Preparing for a ‘super-aged society’

Ageing Society
Companies need to prepare for an ageing workforce by adapting work processes and the benefits offering while investing in automation.

Statistics show that the world’s population is becoming older, with a decreasing portion of the population at working age in developed countries, and the burden of financing public services (rising healthcare and pension costs) therefore falling on fewer individuals. Globally, the proportion of the population aged 60 or over is growing faster than all younger age groups — it is expected to more than double by 2050 to 2.1 billion from 962 million globally in 2017, and to more than triple by 2100 to 3.1 billion. The ageing trend is particularly advanced in Europe, where already 25% of the population is older than 60.

Companies need to prepare to accommodate an older workforce, adapting the workplace and the benefits offering.

“A company is a microcosm of the economy,” says Pablo Macián Clemente, business development executive at Zurich Insurance, who will demonstrate an interactive risk tool for over 170 countries at Lockton’s 2019 Global Benefits Forum in London on June 11 and 12, 2019. 

A company is a microcosm of the economy.”

 

Facing the productivity challenge

“The demographic risks will outpace productivity growth for most countries if action is not taken by governments, businesses, and other nongovernmental institutions. It is important to understand that increases in labour force alone explain ½ of global economic growth over the past 50 years” Macián explains.

“Developed countries will face productivity losses due to declining employment growth already in 2030 if they don’t introduce successful measures to counteract this trend such as investing in automation / innovation or stimulating immigration” Macián says.

“Increasing fiscal demands in the areas of healthcare and pensions will result in unfortunate trade-offs with investments in education and research & development (R&D) despite the need to increase productivity,” he explains.

These challenges in developed countries are adding pressure on private companies to increase the funding for employee benefits as governments deleverage. “Companies need to understand a country’s risk structure to plan for the future and design an attractive benefits programme,” Macián says.

In order to enable employees to perform their jobs at a higher age, companies will need to adapt workplaces to the special needs of older employees while also expanding the training offering. Increasing flexibility and a stronger focus on well-being, continued care and income continuity will be key for firms to succeed in tackling longevity.

As employees stay longer in the job companies will need to work out a labour mobility schemes enabling for an efficient allocation of capabilities while heavily investing in automation and innovation.

 

Tackling the generational conflict

“As a result of ageing, people will need to work longer, and firms may face an intergenerational conflict regarding benefits expectations as a result of the widening age range of staff,” Macián warns. Companies will need to consider how they create an achievable, balanced response to these conflicting demands.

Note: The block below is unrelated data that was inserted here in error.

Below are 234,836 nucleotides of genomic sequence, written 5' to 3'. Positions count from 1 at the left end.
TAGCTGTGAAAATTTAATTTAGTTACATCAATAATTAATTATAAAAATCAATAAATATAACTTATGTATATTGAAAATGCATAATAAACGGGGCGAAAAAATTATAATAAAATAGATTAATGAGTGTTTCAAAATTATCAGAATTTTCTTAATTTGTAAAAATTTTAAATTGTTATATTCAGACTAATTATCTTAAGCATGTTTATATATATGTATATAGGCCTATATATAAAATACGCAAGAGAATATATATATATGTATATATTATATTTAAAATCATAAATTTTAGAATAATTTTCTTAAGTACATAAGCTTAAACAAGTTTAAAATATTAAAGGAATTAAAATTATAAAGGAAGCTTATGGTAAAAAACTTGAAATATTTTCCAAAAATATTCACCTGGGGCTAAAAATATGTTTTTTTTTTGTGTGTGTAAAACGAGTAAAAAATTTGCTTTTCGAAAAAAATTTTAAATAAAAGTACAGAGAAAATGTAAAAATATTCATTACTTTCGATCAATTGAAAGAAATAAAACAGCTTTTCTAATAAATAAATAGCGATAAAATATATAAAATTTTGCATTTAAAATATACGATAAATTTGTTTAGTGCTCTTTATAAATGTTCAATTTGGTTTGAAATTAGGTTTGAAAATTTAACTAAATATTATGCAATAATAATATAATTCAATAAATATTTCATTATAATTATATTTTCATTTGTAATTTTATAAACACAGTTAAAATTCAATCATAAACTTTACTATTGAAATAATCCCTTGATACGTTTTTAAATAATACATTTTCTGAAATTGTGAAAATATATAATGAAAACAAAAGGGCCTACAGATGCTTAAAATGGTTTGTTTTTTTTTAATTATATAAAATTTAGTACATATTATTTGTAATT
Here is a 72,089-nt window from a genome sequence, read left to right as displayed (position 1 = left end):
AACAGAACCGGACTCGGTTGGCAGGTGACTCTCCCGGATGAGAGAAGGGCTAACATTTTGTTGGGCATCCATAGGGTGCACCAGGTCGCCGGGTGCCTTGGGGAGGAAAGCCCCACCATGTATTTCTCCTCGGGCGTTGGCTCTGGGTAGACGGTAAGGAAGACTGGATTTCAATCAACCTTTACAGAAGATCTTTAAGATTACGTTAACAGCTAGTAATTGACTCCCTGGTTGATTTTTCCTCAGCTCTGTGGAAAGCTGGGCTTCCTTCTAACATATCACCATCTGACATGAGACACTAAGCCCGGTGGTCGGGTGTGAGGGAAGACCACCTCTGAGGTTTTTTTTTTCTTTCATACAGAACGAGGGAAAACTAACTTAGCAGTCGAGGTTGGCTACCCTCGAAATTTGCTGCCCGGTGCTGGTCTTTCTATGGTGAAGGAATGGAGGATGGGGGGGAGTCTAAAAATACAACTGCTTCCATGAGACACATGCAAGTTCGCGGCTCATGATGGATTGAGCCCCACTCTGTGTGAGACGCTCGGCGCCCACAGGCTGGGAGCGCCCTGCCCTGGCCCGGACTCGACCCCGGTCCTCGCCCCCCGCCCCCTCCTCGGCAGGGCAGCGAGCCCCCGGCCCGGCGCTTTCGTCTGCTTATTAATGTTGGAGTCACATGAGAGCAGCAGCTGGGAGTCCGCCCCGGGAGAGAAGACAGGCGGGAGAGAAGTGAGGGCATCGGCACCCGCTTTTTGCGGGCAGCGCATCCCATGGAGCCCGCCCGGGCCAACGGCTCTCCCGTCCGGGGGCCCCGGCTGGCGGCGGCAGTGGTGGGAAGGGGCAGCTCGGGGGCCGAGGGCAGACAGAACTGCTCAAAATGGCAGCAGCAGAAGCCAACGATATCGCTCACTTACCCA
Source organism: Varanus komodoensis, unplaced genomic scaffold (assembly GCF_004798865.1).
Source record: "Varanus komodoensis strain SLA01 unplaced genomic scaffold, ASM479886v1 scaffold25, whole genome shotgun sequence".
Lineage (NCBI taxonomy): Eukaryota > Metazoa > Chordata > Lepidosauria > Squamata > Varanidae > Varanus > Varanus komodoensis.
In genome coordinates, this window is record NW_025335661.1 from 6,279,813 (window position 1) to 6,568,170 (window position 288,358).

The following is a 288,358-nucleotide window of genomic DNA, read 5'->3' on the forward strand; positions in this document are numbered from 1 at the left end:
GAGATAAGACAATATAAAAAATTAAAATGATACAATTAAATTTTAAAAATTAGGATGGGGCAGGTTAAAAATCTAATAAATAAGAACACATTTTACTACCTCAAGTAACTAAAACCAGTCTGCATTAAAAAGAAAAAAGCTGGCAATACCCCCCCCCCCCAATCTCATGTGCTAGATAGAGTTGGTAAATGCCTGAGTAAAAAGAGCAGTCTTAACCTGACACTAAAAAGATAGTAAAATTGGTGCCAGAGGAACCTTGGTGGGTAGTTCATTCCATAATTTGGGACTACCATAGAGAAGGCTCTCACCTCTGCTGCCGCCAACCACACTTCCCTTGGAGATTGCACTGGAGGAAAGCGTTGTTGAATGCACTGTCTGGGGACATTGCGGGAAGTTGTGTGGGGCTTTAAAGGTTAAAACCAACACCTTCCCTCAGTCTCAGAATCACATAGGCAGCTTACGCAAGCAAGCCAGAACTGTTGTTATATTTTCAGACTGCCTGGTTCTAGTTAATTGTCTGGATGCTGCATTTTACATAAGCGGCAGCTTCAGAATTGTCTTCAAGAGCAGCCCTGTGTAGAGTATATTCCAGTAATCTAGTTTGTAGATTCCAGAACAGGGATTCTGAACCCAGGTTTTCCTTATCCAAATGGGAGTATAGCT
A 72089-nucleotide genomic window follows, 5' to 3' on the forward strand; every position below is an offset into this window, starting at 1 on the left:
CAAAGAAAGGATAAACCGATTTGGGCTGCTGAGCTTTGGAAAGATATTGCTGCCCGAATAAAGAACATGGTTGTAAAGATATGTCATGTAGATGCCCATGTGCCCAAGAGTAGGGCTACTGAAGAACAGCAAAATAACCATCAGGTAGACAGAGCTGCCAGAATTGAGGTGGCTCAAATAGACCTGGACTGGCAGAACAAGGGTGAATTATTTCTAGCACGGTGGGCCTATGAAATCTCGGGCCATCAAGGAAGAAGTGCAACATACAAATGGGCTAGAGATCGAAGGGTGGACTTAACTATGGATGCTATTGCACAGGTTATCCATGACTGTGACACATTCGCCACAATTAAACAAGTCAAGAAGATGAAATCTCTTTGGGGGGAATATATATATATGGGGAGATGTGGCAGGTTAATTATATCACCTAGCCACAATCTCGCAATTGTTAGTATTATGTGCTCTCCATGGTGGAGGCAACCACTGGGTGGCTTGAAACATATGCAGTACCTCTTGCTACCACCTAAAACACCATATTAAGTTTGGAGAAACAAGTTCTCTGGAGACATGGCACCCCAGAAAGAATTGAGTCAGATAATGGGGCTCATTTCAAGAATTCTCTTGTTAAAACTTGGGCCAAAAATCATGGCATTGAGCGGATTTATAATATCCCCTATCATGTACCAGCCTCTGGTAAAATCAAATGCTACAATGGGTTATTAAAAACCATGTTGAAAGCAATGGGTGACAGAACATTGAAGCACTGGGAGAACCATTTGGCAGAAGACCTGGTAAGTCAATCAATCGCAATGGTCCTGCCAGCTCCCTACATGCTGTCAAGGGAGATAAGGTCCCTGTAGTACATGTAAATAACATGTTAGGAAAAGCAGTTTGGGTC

As a result of ageing, people will need to work longer, and firms may face an intergenerational conflict regarding benefits expectations as a result of the widening age range of staff."

While older employees may want their employer to focus on expanding the healthcare (i.e. more sick leave/pay to allow time to manage chronic conditions, etc.) and pension offering, younger employees might not feel compelled by those: Only 4% of 16-24 year olds are attracted to an employer because of their pension, according to Lockton research.

Younger generations tend not to value the traditional benefits companies offer and consider most employment as temporary, according to Lockton research, suggesting that employers need to be far more creative to attract and retain the young generation. The benefits offering for the young employees will therefore have to differ significantly from the older generation. Younger employees might complain that they don’t feel fulfilled in their jobs. They may miss doing something "meaningful" and make a positive contribution to the world. Or they may want to take a sabbatical or swap jobs internally to gain new experiences.

When accommodating +65 employees, the company may be at risk of deploying outdated working methods, according to Lockton research. In addition, as retirement ages increase, employers need to be careful that this doesn’t impact the career paths or progression of younger generations, who may look elsewhere. Another potential consequence may be more illness/long term sickness impacting productivity, according to Lockton research.

It is essential that companies invest in automation, robotics and artificial intelligence to prepare for a future with an older workforce and a limited availability of younger workers. A challenge may be to address the needs of the older workforce and those of the younger workers at the same time.  

For further information on Employee Benefits, please contact:
 Chris Rofe                                                    
 SVP, Employee Benefits                               
chris.rofe@uk.lockton.com                         
 +44 (0)20 7933 2876  

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